A method of preparing an epoxy resin of the type required for the practice of the invention is set out hereinafter.
As used herein, the term, polyphenol, denotes a polynuclear phenolic compound having either two, or an average of more than two, hydroxyphenyl groups per molecule. The term, halogenated polynuclear phenol, as used herein, denotes such polyphenolic compound having ring-attached bromine and/or chlorine. Other substituents, as hereinafter explained, may also be present on the hydroxyphenyl groups. The term, self-extinguishing, means not burning in the absence of an igniting source, i.e., the capacity of extinguishing any burning of itself in the absence of an exterior igniting source under the conditions defined by A.S.T.M. standard test D645-56T. S.E. herein means self-extinguishing.
The halogenated polynuclear phenolic compound may be any brominated and/or chlorinated phenolic compound containing at least 2 phenolic rings, e.g., any of the bisphenols or relatively low molecular weight novolacs containing sufiicient bromine and/ or chlorine substituents to impart self-extinguishing properties to the cured resinous composition.
The additional curing agents which are employed with the halogenated phenol to convert the epoxy novolac to a curable composition to give a highly cross-linked cured product may, as aforesaid, be either of the catalytic or the co-reactant type. Illustrative of suitable curing agents are tertiary amines such as benzyldimethyl amine, Lewis acids (and particularly amine complexes thereof such as BF :monoethylamine), dicarboxylic acid anhydrides such as maleic, phthalic, succinic, hexahydrophthalic, and polycarboxylic acid anhydrides such as pyromellitic di- =anhydride, methylamino-alkyl substituted aminophenols such as tridimethylaminomethyl phenol known as DMP- 30, l-cyanoguanidine (usually referred to as dicyandiamide or DiCY), and amides prepared by reacting dimerized or trimerized unsaturated fatty acids and a polyamide of which the Versamids are illustrative.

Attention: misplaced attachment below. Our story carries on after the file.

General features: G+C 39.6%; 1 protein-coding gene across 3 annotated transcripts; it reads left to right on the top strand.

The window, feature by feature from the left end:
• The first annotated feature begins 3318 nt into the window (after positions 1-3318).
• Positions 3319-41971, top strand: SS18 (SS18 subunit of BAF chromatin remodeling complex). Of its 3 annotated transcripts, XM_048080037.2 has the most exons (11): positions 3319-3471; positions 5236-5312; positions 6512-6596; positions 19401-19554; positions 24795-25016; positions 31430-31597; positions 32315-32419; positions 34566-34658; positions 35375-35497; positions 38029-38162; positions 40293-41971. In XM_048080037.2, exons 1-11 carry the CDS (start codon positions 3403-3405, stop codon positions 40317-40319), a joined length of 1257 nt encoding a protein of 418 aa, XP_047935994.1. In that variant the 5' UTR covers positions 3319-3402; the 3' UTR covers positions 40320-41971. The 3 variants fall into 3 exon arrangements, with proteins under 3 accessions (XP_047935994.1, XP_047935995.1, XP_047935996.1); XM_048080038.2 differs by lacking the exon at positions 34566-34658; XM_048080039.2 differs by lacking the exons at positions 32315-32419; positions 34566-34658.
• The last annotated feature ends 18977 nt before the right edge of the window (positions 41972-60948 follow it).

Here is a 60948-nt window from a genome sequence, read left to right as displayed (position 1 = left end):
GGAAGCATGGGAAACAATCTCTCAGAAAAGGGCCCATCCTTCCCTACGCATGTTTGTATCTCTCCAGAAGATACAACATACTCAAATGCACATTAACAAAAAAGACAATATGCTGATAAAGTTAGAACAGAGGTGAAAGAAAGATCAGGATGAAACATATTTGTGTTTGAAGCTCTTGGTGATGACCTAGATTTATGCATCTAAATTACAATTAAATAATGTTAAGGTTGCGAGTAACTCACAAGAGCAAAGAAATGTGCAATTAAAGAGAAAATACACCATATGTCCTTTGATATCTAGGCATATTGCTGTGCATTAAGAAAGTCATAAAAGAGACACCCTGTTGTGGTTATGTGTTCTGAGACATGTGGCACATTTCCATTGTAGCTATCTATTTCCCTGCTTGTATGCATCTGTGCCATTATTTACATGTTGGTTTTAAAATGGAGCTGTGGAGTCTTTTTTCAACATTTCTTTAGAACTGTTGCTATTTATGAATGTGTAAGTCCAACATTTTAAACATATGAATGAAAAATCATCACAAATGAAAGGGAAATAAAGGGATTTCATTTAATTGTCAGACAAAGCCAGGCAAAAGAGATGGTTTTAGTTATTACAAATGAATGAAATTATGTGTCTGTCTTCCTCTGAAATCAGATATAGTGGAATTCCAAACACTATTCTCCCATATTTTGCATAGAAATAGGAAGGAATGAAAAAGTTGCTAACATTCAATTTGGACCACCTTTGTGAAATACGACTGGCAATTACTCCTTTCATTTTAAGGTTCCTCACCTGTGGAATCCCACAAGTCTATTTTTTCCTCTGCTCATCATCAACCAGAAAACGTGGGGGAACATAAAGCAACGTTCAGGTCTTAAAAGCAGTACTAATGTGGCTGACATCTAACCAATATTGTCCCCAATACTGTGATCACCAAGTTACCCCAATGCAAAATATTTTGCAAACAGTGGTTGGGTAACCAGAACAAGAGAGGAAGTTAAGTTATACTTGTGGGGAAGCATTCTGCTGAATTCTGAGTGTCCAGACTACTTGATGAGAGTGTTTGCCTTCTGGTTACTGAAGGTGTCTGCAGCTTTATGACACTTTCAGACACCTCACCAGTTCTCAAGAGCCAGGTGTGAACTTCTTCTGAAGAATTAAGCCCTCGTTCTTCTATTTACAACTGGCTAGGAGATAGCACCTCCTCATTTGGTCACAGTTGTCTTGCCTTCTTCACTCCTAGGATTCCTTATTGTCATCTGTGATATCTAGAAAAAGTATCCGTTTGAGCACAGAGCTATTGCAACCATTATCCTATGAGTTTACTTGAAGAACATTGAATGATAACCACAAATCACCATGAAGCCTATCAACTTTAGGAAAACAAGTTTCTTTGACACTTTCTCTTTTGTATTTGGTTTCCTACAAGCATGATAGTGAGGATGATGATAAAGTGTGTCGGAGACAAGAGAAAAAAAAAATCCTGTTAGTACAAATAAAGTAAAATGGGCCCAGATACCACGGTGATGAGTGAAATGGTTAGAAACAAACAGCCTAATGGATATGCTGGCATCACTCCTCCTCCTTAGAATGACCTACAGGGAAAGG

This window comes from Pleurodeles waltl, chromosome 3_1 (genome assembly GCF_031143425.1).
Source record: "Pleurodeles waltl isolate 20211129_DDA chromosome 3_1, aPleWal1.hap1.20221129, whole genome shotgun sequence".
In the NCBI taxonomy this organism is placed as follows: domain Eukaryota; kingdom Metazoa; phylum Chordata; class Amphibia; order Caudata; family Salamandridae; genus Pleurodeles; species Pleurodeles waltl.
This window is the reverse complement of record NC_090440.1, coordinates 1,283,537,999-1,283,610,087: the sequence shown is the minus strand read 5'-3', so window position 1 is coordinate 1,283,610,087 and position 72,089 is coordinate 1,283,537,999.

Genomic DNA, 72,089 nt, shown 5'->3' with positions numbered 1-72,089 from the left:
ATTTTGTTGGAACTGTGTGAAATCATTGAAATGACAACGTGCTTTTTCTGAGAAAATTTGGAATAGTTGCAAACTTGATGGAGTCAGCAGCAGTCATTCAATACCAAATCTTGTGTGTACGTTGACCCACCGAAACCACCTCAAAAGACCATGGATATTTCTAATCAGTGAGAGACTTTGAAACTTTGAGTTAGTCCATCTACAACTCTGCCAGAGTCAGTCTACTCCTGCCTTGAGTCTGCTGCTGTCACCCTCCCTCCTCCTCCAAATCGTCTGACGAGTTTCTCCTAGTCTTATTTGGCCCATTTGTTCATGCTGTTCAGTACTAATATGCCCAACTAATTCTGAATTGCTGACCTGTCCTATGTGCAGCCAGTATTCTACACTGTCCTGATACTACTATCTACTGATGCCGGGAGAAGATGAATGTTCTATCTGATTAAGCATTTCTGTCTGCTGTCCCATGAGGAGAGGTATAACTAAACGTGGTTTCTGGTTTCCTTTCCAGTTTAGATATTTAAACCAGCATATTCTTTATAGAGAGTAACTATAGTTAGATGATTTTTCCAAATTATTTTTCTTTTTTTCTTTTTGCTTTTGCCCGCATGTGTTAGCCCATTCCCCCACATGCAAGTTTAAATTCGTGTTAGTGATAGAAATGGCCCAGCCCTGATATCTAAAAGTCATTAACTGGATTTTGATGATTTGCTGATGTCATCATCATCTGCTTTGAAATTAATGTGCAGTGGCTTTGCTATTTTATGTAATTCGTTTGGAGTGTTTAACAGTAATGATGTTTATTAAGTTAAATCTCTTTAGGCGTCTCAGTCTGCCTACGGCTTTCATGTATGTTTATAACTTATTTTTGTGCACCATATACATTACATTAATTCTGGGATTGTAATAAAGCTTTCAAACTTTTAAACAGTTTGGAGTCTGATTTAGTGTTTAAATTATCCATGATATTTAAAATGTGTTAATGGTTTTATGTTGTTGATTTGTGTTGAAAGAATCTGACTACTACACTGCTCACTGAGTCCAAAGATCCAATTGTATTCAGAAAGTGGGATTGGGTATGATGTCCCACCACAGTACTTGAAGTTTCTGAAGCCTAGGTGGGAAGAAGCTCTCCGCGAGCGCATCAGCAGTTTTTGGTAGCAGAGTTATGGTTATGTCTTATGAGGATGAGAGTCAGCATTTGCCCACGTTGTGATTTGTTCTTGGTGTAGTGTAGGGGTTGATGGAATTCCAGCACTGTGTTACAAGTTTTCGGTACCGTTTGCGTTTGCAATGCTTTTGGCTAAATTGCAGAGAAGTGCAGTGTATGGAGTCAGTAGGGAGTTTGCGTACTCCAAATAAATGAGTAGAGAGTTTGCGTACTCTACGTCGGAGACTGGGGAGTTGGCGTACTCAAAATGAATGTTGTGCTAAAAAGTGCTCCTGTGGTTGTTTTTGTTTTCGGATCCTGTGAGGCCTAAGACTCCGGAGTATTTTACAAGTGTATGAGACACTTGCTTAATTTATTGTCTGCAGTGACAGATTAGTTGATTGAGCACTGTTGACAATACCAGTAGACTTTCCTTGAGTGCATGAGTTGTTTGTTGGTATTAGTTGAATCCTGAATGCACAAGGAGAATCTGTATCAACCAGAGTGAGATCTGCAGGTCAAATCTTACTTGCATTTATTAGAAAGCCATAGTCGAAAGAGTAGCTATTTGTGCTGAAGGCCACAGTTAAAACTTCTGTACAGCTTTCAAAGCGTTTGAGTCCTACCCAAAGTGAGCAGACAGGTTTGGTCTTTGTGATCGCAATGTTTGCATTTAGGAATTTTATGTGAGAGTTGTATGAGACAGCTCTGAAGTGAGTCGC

The manner of preparing the resin of the invention is best illustrated by the following general procedure:
The epoxylated polyphenol, e.g., an epoxy novolac, a halogenated binuclear or higher polyphenol, e.g., brominated or chlorinated 4,4-isopropylidenediphenol, and a catalyst or co-reactant (as hereinafter more fully described) are admixed in a suitable vess'el, preferably provided with heating, temperature control, and stirring means. When an auxiliary fire-retardant agent is desired, e.g., antimony oxide, it is admixed with the above reaction mixture at this time. A preferred mode of preparing the resin is to charge the vessel with the epoxylated polyphenol, heat it to a fluid condition, e.g., about C., and promptly admix therewith the. halogenated polyphenol and the catalyst or co-reactant (and thereafter the auxiliary fire-retardant agent, if desired). When the mixture is substantially homogeneous, it is cast or applied as a coating, impregnant, or the like and the thus cast, coated, or impregnated article subjected to an elevated temperature of between about C. and about 210 C. for a time sufiicient to effect a cure thereof to a hard durable resin composition. The time required for cure varies with the specific reactants and curing conditions employed.